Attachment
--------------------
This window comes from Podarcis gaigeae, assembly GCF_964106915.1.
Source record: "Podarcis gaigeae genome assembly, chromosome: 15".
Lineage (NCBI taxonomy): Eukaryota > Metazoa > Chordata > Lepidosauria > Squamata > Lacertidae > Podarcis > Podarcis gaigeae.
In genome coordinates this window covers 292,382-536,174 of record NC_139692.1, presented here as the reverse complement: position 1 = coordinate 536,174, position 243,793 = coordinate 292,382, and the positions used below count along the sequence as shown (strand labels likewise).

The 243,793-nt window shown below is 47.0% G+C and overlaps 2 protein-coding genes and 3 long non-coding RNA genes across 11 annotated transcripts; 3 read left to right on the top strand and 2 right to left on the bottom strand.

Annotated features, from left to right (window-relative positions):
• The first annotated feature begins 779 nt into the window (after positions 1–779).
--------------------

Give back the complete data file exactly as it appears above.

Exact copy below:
This window comes from Podarcis gaigeae, assembly GCF_964106915.1.
Source record: "Podarcis gaigeae genome assembly, chromosome: 15".
Lineage (NCBI taxonomy): Eukaryota > Metazoa > Chordata > Lepidosauria > Squamata > Lacertidae > Podarcis > Podarcis gaigeae.
In genome coordinates this window covers 292,382-536,174 of record NC_139692.1, presented here as the reverse complement: position 1 = coordinate 536,174, position 243,793 = coordinate 292,382, and the positions used below count along the sequence as shown (strand labels likewise).

The 243,793-nt window shown below is 47.0% G+C and overlaps 2 protein-coding genes and 3 long non-coding RNA genes across 11 annotated transcripts; 3 read left to right on the top strand and 2 right to left on the bottom strand.

Annotated features, from left to right (window-relative positions):
• The first annotated feature begins 779 nt into the window (after positions 1–779).